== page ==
Underworld – Saint Seiya

“The Underworld (冥界, Meikai) or Inferno (地獄, Jigoku) is the realm of the dead where souls are placed after death. What area the souls reside in are determined by the Three Judges. It is the habitat of all Specters, including the god Hades (in classic myth, it is also the second residence of Hades’s wife, Persephone).

The Meikai Underworld was created by Hades to forever punish humans for their crimes. No life is possible in the Underworld without the Eighth Sense (or special devices), as all things in the Underworld normally fall under the control of Hades. Specters are unaffected, and may enter and leave at the discretion of Hades because they wear Surplices.

As depicted by Masami Kurumada, the Underworld is composed of eight prisons, with further subdivisions (the 7th prison is divided in three valleys, the 8th in ten pits, the 9th in four regions). All of the Prisons correspond to the nine Circles of Hell depicted in Dante Alighieri’s Divine Comedy, which itself borrows heavily from Greek myths. In addition, it also contains the passage to the Elysian Fields, where only those chosen by the gods can go.”    —Seiyapedia, September 12, 2018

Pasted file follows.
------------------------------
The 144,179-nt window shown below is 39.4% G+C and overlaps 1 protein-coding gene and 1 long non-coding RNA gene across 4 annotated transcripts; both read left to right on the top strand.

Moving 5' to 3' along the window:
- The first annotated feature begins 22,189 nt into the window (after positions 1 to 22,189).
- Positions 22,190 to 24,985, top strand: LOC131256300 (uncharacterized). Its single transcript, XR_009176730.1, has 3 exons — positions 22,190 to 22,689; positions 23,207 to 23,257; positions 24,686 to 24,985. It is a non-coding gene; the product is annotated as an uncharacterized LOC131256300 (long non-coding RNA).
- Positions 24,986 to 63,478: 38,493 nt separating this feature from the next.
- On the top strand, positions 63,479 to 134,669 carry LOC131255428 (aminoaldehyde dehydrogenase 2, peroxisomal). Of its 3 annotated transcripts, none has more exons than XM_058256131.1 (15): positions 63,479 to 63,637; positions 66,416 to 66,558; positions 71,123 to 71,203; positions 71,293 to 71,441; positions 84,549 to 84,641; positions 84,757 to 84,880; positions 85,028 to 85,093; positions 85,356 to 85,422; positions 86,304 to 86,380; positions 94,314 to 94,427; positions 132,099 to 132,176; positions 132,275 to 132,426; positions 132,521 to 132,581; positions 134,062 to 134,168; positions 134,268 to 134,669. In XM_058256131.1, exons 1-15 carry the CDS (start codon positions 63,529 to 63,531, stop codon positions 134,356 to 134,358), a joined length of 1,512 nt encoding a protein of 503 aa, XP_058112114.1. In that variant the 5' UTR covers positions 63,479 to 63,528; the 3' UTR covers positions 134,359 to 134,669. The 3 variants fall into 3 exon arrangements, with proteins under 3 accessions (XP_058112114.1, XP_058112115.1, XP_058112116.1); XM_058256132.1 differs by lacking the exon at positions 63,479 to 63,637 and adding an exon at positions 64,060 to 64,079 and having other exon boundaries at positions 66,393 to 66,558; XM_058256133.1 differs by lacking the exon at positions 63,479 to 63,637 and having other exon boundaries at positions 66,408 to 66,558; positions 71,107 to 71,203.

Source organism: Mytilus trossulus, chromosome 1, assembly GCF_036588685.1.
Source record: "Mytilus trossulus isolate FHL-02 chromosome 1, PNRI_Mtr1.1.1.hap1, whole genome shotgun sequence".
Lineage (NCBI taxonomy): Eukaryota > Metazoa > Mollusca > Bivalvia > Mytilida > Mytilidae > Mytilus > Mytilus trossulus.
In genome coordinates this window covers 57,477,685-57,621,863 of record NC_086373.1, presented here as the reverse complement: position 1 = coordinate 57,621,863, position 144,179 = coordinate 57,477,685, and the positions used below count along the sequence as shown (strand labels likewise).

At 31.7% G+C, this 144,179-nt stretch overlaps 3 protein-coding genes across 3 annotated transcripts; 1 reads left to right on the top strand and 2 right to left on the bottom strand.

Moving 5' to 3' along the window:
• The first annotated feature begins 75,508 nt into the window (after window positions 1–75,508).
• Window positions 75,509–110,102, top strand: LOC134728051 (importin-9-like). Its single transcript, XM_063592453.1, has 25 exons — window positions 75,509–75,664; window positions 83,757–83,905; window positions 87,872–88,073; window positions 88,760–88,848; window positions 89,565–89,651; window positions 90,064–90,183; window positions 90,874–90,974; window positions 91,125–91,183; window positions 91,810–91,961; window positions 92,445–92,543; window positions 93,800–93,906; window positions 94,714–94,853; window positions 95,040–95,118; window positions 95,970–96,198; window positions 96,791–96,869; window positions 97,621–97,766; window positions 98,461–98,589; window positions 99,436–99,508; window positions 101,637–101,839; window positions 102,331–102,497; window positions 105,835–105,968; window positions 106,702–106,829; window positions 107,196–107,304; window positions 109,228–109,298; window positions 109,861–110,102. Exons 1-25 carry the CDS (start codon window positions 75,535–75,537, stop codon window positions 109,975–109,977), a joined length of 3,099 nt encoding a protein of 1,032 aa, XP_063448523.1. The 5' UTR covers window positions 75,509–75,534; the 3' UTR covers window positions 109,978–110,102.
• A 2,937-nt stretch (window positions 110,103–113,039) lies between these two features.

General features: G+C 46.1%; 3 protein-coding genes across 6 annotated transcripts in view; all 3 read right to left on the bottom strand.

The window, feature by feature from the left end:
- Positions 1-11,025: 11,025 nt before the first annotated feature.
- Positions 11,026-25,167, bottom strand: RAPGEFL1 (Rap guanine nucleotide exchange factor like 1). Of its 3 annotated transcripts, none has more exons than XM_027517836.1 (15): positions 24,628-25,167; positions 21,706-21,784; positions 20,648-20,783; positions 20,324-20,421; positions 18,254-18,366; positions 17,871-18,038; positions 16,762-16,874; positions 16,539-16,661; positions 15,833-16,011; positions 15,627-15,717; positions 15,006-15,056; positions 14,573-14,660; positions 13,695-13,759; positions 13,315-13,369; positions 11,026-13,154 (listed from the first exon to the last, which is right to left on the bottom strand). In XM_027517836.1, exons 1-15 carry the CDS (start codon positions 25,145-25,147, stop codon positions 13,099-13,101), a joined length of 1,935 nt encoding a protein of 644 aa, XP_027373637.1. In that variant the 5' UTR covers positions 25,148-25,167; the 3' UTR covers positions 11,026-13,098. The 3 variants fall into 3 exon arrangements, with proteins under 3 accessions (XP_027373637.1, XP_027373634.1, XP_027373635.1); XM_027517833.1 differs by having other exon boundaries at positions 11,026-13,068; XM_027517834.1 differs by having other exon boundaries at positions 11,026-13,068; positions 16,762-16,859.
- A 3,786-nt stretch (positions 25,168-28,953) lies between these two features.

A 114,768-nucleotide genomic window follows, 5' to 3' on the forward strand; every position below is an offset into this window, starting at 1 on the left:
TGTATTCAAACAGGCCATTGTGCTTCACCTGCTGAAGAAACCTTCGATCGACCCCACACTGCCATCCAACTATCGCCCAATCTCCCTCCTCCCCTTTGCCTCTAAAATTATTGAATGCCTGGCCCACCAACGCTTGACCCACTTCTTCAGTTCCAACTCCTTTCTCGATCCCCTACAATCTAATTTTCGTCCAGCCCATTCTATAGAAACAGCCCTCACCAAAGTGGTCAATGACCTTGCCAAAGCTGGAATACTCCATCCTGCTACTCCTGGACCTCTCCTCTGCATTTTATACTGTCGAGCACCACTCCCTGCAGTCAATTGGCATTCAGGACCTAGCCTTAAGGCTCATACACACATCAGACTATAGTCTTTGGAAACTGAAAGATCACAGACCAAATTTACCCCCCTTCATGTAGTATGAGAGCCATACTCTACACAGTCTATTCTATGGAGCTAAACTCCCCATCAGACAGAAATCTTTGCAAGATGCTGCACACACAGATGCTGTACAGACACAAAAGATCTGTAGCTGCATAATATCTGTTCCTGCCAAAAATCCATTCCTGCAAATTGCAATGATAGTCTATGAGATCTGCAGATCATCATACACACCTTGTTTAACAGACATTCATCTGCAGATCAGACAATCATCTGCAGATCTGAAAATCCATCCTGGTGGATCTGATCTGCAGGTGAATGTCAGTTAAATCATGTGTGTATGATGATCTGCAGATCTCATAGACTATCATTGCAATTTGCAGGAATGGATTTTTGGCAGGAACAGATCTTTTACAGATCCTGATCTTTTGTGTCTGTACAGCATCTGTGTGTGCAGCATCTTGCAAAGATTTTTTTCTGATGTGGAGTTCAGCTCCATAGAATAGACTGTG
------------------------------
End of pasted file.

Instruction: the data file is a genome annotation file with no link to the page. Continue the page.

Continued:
Learn more about the Saint Seiya series here.

Denton Designs’ Dante’s Inferno (1986)

“With only one life, this is quite an unforgiving game. Nevertheless, it’s overall pretty nice to play, albeit short. The best feature is the creepy atmosphere, which captures fairly well the one of the book, of a place actually more desolate and sorrowful than plain scary.”    — User Demon, Lemon64, June 1, 2015

Denton Designs’ 1986 video game, Dante’s Inferno, for the Commodore 64.

Watch Retro Arcade Classics complete the game here.

Federico Fellini, “Ginger e Fred” (1986)

federico-fellini-ginger-e-fred

“In the opening scenes, a group of TV variety show guests and performers are riding in a van from Termini Station to the TV studio for the taping of the show. Playing on the video monitor in the the van is what appears to be a children’s show, featuring a Dante marionette who is lost in a dark forest. The sequence ends as Dante finds a compass and happily walks home.”    –Roy Scarbrough

Contributed by Roy Scarbrough